And then there are the guitar solos.

If you bothered to read this piece at all, you probably take at least a casual pleasure in David Gilmour’s guitar playing. And if you’ve read this far, it’s just possible that those signature high, pealing notes do something to you that no other player quite manages. Lots of guitarists of all stripes have a style; Gilmour is the rare player who has a voice, as expressive in its wordless way as Roger Waters’ most expansive lyrics. I actually find the first solo better — or at any rate more satisfying — than the show-stopping final one, not just for its economy but for the emotional high it delivers. The comfortable numbness into which Pink escapes in the first chorus is warm and welcoming, even rapturous, and Gilmour’s phrases are feather-light and flow effortlessly from one to the other. (For all the times Gilmour has played “Comfortably Numb” live, he never alters a note of this solo.) On the extended coda, he plays over the minor chords of the chorus, and the effect is much more unsettling. Phrases sputter to life and drop away, or jostle against each other brusquely. In keeping with its thematic role in the song, the solo has no clear shape; it is more of a sequence of utterances, short primal bursts of pain and confusion that hearken back to Gilmour’s signature work on “Shine On You Crazy Diamond.” This is even more the case on this version, recorded during a live performance of The Wall (skip to 5:20 if you just want to hear the solo, and note that the video footage is taken from a different performance):

Pink Floyd, Live in Concert (1982)

“Comfortably Numb” proved to be the final peak of inspiration for Pink Floyd. With founding keyboardist Richard Wright thrown out of the band by Waters, the three remaining members convened for one last album, the entirely Waters-driven The Final Cut, before all concerned acknowledged that Pink Floyd could not endure in its present form. In 1985, Roger Waters formally informed Pink Floyd’s record label that he was leaving the band, which he described publicly as “a spent force,” and one which he had every expectation would promptly lapse into dignified retirement. David Gilmour had other ideas.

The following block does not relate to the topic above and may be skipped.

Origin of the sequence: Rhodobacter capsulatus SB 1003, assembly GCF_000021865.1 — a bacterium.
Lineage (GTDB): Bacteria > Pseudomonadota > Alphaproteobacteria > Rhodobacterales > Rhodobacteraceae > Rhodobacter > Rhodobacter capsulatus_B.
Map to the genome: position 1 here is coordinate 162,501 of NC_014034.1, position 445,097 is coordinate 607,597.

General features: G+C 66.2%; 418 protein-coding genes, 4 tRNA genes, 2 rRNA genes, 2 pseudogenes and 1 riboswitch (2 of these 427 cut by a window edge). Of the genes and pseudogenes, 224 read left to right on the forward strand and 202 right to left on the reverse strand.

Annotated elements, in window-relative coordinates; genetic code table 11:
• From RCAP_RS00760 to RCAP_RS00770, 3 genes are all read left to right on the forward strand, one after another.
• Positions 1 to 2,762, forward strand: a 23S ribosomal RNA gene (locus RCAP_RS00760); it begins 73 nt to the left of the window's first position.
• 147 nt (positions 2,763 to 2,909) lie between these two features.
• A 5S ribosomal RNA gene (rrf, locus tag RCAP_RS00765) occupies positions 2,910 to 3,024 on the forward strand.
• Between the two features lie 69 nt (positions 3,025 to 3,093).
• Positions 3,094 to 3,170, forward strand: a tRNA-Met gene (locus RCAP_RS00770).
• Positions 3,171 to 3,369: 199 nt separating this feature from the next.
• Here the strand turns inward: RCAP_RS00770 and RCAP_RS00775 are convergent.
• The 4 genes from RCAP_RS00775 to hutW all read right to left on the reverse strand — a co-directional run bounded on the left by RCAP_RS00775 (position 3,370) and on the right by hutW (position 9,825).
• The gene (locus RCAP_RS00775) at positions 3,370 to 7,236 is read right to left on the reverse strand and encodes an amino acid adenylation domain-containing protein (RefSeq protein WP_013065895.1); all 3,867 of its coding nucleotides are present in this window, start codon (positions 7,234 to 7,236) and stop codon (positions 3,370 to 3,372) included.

Just four weeks left until the end of the Bottom Feeders series. Get your ’80s fix while you can by listening to more songs that hit the rock charts in the decade but failed to cross over into the Billboard Hot 100.

Joe Walsh
“Things” 1981, #36 (download)
“Rivers (of the Hidden Funk)” 1981, #35 (download)
“Waffle Stomp” 1982, #20 (download)
“I Can Play That Rock & Roll” 1983, #13 (download)
“The Confessor” 1985, #8 (download)
“The Radio Song” 1987, #8 (download)
“In My Car” 1987, #14 (download)

Over the past year or so, my opinion on Joe Walsh has changed. The Eagles were always okay in my book but they were never a must listen for me. And Walsh’s solo stuff always seemed a little too basic and/or kind of silly at times. Maybe it’s simply the songs here are the best of his solo catalog or maybe I’ve changed but I’ve started to dig tunes like “Things” or “Rivers” and even the somewhat ridiculous lyrics of “Waffle Stomp.” Once I got to thinking that not everything has to be groundbreaking, Walsh’s songs kind of hit me differently. I still don’t know if I’d ever pull out say, ‘87s Got Any Gum? voluntarily but I’m closer to doing that than I ever was before.

The Waterboys
“Fisherman’s Blues” 1988, Modern Rock #3 (download)
“World Party” 1989, #48 (download)

A lot of people think the Waterboys’ 1988 album Fisherman’s Blues is their best recording but it also threw some people for a loop as it was their first album that really brought both traditional Scottish music and folk to the forefront of their recordings. Both of these tracks come from that album. Keyboardist Karl Wallinger co-wrote “World Party” before leaving the group in ’85 to form yep, World Party.


The nuclear danger after the earthquake and tsunami in Japan made me think back to another, equally less innocent time, when the threat of nuclear annihilation was that dark cloud that hung over the world.  In the early to mid ’80s when I was transitioning out of high school and into college, the “new wave” of music was decidedly electronic, at time sterile, and often rather glum.  Besides the superstars of pop at the time, there weren’t many who were very optimistic about the future – or maybe lack thereof.  The music I listened to at that time spoke in fragments and phrases about impending destruction brought about by an escalation in the tension between the Soviet Union and the United States.  Nuclear arsenals were built up, more missiles were deployed in western Europe, the rhetoric on both sides were increasingly hawkish and it all seemed like it was going to end in a fiery exchange of ICBMs.  I lived near a weapons depot and my friends and I would joke that if we got word that missiles were coming, we’d pack up our lawn chairs and binoculars and haul ass over to the weapons depot to watch the bombs drop on their targets.  We figured it was better to go out in the belly of a mushroom cloud than be part of the sickly survivors of a nuclear holocaust.  A grim outlook, I know.  But I wasn’t the only one. As you’ll hear in this mix, these artists were also worried that all that humanity had built would be gone if the mad fuckers in the White House and the Kremlin didn’t come to their senses and quit playing chicken with some dangerous toys.